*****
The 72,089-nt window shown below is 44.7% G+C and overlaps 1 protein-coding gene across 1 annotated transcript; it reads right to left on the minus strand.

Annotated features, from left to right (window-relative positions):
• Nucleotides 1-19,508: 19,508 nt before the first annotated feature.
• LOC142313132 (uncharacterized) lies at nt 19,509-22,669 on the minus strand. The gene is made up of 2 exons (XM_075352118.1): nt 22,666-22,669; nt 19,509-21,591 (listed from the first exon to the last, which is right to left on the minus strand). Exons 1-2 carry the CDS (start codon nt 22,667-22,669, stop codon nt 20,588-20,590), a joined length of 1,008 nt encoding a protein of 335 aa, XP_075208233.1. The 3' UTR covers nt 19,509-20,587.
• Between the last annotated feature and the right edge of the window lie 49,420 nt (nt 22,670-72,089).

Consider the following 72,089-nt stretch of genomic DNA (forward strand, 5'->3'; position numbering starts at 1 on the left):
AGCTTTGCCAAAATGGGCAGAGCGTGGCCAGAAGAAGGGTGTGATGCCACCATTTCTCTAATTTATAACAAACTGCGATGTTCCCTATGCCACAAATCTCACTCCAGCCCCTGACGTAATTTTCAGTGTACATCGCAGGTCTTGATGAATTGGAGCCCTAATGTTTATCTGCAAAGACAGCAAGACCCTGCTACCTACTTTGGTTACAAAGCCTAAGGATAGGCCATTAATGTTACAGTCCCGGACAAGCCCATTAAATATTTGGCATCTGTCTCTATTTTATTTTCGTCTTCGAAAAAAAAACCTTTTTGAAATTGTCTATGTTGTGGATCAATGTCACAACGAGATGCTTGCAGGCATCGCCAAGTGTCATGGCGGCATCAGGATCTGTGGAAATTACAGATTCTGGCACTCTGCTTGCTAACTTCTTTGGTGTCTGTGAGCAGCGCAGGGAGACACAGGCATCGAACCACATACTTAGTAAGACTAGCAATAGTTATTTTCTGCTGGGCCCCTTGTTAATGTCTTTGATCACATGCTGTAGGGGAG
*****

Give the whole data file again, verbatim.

The 72,089-nt window shown below is 44.7% G+C and overlaps 1 protein-coding gene across 1 annotated transcript; it reads right to left on the minus strand.

Annotated features, from left to right (window-relative positions):
• Nucleotides 1-19,508: 19,508 nt before the first annotated feature.
• LOC142313132 (uncharacterized) lies at nt 19,509-22,669 on the minus strand. The gene is made up of 2 exons (XM_075352118.1): nt 22,666-22,669; nt 19,509-21,591 (listed from the first exon to the last, which is right to left on the minus strand). Exons 1-2 carry the CDS (start codon nt 22,667-22,669, stop codon nt 20,588-20,590), a joined length of 1,008 nt encoding a protein of 335 aa, XP_075208233.1. The 3' UTR covers nt 19,509-20,587.
• Between the last annotated feature and the right edge of the window lie 49,420 nt (nt 22,670-72,089).

Consider the following 72,089-nt stretch of genomic DNA (forward strand, 5'->3'; position numbering starts at 1 on the left):
AGCTTTGCCAAAATGGGCAGAGCGTGGCCAGAAGAAGGGTGTGATGCCACCATTTCTCTAATTTATAACAAACTGCGATGTTCCCTATGCCACAAATCTCACTCCAGCCCCTGACGTAATTTTCAGTGTACATCGCAGGTCTTGATGAATTGGAGCCCTAATGTTTATCTGCAAAGACAGCAAGACCCTGCTACCTACTTTGGTTACAAAGCCTAAGGATAGGCCATTAATGTTACAGTCCCGGACAAGCCCATTAAATATTTGGCATCTGTCTCTATTTTATTTTCGTCTTCGAAAAAAAAACCTTTTTGAAATTGTCTATGTTGTGGATCAATGTCACAACGAGATGCTTGCAGGCATCGCCAAGTGTCATGGCGGCATCAGGATCTGTGGAAATTACAGATTCTGGCACTCTGCTTGCTAACTTCTTTGGTGTCTGTGAGCAGCGCAGGGAGACACAGGCATCGAACCACATACTTAGTAAGACTAGCAATAGTTATTTTCTGCTGGGCCCCTTGTTAATGTCTTTGATCACATGCTGTAGGGGAG